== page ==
William Sterling

The Rosetta Stone


This topic was planned as day five of a five part introduction to the European Galleries of the British Museum run at the City Lit and the Museum on 31 July 2013.  Sadly, it was cancelled at the last minute but I hope to re-run the course in summer 2014.

The Eighteenth Century Enlightenment, exemplified by the British Museum Enlightenment Gallery, altered our interpretations of the past. The museum was founded in 1753 so is part of Modern European culture in its own right and this is reflected in the Enlightenment Gallery in which Sir Hans Sloane’s collection forms a nucleus around which seven aspects of the Enlightenment are explored.  The Rosetta Stone exemplifies the thirst for knowledge and the conquest of interpreting lost languages and a replica of it stands near the centre of the gallery. The other galleries trace the development of European culture in ceramics, glass, metalwork and jewellery among other crafts. Works examined included Italian maiolica, French painted enamels, early English ceramics by John Dwight, a rare set of Garter insignia, Chinese porcelain rescued from shipwrecks, gold work by Paul Storr and others, the Hull Grundy jewellery bequest as well as a selection of the magnificent collection of clocks.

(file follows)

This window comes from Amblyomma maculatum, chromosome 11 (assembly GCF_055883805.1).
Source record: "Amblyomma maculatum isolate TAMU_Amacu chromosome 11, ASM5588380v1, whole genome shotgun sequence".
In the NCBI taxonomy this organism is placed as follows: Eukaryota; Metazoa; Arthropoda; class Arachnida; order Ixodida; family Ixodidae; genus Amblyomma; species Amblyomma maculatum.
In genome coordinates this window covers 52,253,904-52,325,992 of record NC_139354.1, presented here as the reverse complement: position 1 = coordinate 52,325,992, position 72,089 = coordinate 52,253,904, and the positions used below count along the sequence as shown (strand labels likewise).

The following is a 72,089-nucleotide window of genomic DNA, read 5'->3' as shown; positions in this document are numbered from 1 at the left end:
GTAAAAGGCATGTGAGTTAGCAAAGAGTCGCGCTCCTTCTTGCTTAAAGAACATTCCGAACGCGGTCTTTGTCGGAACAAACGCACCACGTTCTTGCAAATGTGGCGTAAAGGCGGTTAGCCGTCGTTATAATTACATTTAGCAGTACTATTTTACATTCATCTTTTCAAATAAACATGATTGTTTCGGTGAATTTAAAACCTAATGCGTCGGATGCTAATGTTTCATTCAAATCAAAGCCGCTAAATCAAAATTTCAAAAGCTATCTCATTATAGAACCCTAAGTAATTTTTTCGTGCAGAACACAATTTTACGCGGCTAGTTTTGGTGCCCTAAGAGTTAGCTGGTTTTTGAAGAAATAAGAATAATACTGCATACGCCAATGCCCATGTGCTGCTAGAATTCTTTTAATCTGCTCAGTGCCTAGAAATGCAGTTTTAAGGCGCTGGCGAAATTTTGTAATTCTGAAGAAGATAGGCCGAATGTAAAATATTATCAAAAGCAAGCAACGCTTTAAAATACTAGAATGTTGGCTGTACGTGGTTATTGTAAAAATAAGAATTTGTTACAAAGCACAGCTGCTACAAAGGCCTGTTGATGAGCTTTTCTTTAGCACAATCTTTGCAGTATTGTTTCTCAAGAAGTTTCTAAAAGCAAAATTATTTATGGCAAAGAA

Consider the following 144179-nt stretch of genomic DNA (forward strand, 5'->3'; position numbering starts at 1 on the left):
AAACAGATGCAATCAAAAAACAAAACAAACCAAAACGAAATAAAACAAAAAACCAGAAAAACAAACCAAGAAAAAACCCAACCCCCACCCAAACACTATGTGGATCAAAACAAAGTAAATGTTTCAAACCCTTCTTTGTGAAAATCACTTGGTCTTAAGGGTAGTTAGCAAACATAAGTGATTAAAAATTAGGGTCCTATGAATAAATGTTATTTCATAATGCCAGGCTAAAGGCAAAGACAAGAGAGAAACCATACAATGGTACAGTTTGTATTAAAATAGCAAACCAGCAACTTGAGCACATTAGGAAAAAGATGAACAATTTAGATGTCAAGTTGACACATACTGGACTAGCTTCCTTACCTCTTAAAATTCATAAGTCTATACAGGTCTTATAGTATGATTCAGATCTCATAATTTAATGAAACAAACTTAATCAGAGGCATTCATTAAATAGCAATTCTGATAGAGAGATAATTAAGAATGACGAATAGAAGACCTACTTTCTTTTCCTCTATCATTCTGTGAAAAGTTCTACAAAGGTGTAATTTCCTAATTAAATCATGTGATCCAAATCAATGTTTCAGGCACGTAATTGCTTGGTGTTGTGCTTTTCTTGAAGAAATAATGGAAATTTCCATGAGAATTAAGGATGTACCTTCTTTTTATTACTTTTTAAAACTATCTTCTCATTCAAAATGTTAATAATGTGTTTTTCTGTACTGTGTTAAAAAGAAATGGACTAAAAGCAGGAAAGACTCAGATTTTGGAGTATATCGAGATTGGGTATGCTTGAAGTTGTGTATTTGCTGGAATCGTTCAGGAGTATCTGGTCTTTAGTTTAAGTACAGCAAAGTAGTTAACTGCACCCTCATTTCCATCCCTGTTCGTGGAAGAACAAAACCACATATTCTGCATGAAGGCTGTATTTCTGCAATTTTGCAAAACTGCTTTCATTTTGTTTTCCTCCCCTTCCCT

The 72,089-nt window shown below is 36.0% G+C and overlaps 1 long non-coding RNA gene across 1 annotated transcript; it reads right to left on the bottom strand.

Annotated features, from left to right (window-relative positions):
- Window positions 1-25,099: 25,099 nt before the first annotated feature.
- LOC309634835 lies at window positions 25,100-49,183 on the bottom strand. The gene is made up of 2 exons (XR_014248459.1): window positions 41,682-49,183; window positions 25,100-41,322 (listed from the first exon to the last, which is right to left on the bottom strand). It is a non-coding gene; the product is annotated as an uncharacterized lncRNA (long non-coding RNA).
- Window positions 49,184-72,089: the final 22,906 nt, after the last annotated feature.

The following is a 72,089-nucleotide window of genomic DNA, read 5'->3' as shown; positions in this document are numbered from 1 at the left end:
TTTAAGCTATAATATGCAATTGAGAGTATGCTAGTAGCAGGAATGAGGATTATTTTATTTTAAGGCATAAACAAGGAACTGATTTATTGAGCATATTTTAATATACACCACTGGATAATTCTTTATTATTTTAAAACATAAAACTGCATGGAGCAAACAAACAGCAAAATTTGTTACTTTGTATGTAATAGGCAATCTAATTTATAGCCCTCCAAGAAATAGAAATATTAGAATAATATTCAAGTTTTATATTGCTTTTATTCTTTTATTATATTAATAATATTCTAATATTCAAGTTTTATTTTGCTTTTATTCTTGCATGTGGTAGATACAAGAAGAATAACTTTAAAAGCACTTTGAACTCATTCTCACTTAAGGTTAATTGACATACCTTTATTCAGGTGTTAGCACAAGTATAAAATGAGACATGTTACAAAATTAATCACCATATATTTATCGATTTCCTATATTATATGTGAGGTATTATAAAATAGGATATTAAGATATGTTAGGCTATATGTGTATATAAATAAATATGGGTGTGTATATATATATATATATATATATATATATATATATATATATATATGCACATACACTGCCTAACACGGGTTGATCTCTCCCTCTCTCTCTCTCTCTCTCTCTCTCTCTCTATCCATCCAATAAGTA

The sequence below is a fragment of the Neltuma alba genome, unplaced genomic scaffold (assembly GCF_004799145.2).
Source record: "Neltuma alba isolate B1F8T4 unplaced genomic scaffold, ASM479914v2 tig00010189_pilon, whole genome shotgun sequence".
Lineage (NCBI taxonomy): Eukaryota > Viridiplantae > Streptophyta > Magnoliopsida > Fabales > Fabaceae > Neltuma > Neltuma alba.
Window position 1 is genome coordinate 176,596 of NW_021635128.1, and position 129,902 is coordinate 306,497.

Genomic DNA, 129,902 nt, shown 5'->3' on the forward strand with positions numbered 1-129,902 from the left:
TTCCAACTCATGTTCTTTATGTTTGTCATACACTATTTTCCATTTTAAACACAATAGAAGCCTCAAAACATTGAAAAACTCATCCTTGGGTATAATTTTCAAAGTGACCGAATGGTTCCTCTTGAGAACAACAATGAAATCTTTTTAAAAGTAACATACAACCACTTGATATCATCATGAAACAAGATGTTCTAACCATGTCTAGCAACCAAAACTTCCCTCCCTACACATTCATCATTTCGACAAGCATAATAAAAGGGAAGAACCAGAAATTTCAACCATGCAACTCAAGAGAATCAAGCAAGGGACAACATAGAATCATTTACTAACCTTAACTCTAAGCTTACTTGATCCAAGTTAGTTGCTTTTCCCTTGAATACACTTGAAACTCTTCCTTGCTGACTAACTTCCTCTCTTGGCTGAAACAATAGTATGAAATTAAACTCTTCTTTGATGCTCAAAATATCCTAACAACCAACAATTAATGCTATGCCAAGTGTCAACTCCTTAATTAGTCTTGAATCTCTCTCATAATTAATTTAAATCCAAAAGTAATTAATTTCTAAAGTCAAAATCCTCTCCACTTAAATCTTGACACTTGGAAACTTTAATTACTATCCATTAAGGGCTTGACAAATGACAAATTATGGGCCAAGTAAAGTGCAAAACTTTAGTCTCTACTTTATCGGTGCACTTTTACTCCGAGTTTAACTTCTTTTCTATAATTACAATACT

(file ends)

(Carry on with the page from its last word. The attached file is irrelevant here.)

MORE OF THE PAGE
Below are some of the handouts from the course

British Museum timeline


Enlightenment Booklist

Enlightenment Book List